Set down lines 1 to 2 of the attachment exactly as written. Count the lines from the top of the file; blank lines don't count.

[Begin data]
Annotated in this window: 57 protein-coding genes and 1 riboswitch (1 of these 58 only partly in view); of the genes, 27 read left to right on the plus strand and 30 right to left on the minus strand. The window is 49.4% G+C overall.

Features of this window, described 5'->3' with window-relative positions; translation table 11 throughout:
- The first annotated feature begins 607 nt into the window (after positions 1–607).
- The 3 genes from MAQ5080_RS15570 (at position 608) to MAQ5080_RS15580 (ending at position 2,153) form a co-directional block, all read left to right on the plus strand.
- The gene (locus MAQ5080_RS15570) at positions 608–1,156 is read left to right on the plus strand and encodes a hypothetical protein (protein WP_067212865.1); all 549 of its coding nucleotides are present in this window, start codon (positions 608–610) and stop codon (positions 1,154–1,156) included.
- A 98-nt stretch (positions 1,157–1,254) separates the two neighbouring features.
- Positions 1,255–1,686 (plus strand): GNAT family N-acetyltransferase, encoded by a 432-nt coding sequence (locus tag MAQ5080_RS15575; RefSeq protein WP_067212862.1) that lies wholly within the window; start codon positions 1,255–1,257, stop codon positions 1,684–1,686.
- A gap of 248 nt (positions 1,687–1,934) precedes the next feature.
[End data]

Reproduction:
Annotated in this window: 57 protein-coding genes and 1 riboswitch (1 of these 58 only partly in view); of the genes, 27 read left to right on the plus strand and 30 right to left on the minus strand. The window is 49.4% G+C overall.

Features of this window, described 5'->3' with window-relative positions; translation table 11 throughout: